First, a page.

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Seer and the CityReligion, Politics, and Colonial Ideology in Ancient Greece$
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Margaret Foster

Print publication date: 2018

Print ISBN-13: 9780520295001

Published to California Scholarship Online: September 2018

DOI: 10.1525/california/9780520295001.001.0001

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Suppressing the Seer in Colonial Discourse

Suppressing the Seer in Colonial Discourse

Delphic Consultations and the Seer in the City

Chapter:
(p.76) 3 Suppressing the Seer in Colonial Discourse
Source:
Seer and the City
Author(s):

Margaret Foster

Publisher:
University of California Press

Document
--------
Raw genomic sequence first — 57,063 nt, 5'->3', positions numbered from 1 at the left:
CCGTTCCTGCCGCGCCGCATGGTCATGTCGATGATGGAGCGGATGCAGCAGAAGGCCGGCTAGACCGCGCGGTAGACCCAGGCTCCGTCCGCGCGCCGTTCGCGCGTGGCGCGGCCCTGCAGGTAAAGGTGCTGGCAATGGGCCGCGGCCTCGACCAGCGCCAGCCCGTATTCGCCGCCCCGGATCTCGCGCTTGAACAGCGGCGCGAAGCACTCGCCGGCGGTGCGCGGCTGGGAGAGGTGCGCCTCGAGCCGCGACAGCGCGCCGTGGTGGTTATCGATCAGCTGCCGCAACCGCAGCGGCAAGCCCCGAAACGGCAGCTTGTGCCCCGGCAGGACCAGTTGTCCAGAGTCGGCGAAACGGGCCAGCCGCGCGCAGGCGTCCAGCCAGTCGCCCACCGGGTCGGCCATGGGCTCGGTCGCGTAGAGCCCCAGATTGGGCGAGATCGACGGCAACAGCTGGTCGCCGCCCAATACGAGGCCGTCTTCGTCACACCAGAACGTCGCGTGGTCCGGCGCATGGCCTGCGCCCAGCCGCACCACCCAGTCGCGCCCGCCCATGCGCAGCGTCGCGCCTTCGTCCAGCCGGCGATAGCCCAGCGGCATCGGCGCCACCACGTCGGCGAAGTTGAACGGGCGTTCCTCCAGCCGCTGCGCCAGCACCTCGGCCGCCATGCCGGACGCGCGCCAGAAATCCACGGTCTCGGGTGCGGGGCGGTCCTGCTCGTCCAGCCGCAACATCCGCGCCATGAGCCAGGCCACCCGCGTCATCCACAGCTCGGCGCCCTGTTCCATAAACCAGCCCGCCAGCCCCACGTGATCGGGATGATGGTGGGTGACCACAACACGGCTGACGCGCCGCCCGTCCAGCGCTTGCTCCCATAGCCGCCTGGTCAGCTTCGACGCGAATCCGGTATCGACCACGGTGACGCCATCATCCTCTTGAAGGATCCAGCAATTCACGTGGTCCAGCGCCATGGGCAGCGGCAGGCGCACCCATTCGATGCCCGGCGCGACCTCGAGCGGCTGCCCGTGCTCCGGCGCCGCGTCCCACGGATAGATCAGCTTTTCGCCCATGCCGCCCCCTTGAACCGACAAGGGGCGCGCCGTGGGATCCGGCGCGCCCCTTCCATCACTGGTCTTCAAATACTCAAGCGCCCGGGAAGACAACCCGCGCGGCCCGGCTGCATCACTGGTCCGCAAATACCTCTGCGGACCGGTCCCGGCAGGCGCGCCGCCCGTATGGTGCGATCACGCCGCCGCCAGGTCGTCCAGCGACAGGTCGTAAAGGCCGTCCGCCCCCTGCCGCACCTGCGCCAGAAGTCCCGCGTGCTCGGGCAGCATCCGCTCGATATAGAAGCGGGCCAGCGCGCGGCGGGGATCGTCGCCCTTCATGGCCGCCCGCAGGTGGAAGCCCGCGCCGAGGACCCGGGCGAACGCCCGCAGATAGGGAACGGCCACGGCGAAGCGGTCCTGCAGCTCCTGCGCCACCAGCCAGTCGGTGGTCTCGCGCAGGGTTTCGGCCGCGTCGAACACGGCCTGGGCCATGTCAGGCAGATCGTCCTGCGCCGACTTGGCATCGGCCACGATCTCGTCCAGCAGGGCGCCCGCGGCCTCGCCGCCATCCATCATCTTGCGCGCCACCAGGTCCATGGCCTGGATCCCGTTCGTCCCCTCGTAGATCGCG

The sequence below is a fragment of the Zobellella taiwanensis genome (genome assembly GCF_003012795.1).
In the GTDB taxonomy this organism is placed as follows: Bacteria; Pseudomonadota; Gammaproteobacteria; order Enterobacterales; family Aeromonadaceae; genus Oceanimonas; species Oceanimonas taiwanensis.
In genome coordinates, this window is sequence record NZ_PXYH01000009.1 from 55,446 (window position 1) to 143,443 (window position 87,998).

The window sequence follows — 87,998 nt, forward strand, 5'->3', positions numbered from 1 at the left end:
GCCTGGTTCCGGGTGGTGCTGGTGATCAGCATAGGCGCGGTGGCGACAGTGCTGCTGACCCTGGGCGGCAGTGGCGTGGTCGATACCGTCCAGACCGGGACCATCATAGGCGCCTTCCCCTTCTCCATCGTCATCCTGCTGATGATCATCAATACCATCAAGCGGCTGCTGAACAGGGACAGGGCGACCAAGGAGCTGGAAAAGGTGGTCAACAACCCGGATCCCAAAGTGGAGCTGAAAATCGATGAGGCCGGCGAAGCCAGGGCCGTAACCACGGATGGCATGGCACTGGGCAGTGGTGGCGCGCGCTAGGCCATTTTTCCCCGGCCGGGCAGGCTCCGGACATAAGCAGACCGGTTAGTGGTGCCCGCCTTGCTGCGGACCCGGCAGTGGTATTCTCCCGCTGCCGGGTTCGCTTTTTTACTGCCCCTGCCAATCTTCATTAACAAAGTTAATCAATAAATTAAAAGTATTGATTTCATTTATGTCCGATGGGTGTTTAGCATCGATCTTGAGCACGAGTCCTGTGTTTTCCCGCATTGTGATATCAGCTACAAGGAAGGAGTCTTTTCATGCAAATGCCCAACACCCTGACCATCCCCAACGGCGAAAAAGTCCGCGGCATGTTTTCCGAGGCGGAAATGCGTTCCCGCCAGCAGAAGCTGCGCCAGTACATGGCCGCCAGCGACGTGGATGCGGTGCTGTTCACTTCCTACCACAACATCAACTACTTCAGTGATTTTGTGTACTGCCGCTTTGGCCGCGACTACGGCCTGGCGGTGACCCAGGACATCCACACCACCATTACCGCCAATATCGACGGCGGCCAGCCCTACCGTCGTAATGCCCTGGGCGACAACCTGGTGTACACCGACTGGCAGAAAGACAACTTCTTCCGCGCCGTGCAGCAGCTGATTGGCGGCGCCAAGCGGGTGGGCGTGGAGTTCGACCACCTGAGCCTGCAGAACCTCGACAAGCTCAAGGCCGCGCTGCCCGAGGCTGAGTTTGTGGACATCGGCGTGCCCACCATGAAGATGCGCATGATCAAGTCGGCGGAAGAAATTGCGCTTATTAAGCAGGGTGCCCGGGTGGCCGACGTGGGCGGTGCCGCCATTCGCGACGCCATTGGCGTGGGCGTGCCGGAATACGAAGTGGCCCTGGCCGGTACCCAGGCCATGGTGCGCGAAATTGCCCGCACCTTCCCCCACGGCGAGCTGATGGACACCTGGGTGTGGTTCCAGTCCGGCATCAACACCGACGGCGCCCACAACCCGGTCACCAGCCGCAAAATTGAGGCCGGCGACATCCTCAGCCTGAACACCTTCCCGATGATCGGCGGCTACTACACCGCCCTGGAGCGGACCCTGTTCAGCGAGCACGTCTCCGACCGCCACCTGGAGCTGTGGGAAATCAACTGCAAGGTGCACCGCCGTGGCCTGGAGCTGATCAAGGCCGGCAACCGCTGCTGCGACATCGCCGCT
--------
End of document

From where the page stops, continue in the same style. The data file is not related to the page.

DOI:10.1525/california/9780520295001.003.0004

Chapter 3 interrogates the startling excision of seers from later archaic and classical colonial discourse. This chapter offers two fundamental reasons for the missing seer. First, I argue that in post-Homeric colonial narratives, the oikist, singled out by Apollo at Delphi, co-opts the religious authority enjoyed elsewhere by the seer. Second, I survey a general cultural tendency to regard the seer in the context of the city with suspicion. The stereotype of the seer as a threat to political leaders makes his incorporation in a discourse that valorizes the oikist unwelcome.

Keywords:   Delphi, oikist, seer, military seer, stasis, religious authority, political authority

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